My first FreeBSD version was 2.2.8, for context, that was in the late 90s. I started running FreeBSD on my desktops back then, and even managed to get it onto a few laptops. I also build servers and firewalls and I loved the OS but eventually caved in and switched to a Mac (a shiny 12” MacBook) around the FreeBSD 5 days (that would have been the mid 2000s)
From really enjoying shiny GUI tools and working Wifi without patching my kernel, did I mention suspend/resume?, I started treating my Mac more and more like a traditional Unix machine. I went back to mutt, I never stopped using vim and more recently even switched my IM setup over to mcabber. I work inside tmux about 80% of my day and find it so much more productive than the shiny GUIs. I still love a graphical browser and a few tools like zoom that are a backbone of my remote work environment.
Over the years I went from seeing the Mac scene from lacking basic tools to having MacPorts and fink to getting a really good and current package manager with homebrew. I saw MacOS from being a fast, pretty UI that lacked a few things like multiple desktops to becoming pretty full featured but also less and less transparent. It went from being a nice OS that has enough FreeBSD under the hood to feel a bit like home but shiny to being shiny without any sense of feeling at home. It is a dull tool I have to use very day, no more love, no more passion, just a tool.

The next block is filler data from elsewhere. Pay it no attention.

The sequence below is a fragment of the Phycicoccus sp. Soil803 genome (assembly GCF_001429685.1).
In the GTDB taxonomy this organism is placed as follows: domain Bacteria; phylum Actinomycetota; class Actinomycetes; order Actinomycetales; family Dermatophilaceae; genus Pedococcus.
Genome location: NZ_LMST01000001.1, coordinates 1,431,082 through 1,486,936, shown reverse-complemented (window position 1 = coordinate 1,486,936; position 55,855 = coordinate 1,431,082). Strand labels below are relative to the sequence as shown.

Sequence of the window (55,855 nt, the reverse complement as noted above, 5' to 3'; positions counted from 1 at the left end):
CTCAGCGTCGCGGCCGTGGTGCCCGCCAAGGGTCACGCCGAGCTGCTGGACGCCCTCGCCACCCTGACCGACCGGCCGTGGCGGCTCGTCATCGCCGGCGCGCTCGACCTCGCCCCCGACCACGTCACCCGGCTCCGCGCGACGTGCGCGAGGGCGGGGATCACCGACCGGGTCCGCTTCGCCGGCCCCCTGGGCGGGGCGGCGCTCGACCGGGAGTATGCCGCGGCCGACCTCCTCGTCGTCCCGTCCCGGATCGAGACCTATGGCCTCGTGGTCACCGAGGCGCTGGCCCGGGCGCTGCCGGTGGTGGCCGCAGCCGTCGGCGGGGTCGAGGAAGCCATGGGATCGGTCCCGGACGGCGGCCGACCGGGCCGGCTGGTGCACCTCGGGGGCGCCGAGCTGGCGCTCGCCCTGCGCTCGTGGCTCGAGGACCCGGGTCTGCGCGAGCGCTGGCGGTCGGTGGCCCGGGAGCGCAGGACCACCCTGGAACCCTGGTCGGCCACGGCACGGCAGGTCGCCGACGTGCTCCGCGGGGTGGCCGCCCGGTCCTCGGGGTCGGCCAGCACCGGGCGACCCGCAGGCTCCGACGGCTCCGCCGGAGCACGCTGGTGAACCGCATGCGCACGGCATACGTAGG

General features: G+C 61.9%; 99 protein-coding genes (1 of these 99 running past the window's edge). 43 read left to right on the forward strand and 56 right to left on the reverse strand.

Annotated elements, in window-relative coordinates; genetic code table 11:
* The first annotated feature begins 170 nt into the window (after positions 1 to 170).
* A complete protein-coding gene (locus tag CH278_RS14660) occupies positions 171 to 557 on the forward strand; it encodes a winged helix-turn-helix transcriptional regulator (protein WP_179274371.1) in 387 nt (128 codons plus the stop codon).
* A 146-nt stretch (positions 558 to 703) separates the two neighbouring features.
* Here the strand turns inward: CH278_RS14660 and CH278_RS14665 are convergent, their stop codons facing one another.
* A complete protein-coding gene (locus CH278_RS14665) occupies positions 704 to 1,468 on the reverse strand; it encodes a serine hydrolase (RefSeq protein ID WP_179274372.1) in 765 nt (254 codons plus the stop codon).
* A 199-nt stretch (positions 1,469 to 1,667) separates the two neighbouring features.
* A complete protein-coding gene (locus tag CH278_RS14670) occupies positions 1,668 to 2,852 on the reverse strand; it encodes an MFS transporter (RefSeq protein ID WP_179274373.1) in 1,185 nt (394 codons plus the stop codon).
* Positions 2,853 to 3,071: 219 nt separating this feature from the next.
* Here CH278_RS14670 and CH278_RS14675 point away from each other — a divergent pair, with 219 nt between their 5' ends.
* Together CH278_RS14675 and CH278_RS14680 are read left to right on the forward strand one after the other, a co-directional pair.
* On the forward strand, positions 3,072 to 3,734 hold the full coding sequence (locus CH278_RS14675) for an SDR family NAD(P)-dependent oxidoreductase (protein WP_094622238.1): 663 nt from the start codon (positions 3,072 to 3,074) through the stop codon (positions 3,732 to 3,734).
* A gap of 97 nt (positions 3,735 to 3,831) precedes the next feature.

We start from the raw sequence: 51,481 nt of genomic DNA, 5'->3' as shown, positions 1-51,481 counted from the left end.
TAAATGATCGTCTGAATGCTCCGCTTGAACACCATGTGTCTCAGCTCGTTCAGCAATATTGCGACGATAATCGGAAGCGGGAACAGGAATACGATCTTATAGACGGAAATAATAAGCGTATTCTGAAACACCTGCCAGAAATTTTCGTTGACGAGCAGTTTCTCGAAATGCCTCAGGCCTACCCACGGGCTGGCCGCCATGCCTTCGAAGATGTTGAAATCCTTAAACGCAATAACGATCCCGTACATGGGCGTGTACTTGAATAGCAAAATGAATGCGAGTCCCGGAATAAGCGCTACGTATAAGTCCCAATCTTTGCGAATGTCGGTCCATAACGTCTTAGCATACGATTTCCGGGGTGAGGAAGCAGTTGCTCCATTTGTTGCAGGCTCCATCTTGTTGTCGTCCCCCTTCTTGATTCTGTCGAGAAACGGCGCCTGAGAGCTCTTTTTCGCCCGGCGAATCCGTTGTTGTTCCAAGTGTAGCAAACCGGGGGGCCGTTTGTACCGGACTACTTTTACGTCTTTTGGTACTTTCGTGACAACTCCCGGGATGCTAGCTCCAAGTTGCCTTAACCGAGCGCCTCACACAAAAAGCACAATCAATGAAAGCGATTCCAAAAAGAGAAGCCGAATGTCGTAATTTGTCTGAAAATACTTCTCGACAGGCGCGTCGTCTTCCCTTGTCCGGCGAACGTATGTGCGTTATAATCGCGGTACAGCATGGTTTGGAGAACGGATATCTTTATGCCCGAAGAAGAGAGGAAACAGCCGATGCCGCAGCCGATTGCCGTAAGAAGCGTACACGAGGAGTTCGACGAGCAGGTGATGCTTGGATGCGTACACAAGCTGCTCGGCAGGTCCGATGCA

My laptop is up for renewal and I was hoping for nice new Mac hardware that has enough power to run a full screen FreeBSD VM in a proper hypervisor and give me good hardware with an OS I feel at home in plus an easy migration path. I tried veertu, Parallels and VirtualBox and decided to not wait for the absurdly secretive timeline of new hardware releases from Apple. I decided to go back to hacking drivers if I have to and to live with broken suspend/resume. I bought a boring Lenovo laptop and will report over the coming weeks about my adventures home in FreeBSD land.
Till my new laptop gets shipped I will continue to click through the error reports Parallels throws at me and continue to discover what FreeBSD has done over the past 10 years and love what I am seeing so far. It’s been a long time but it is good to be home again.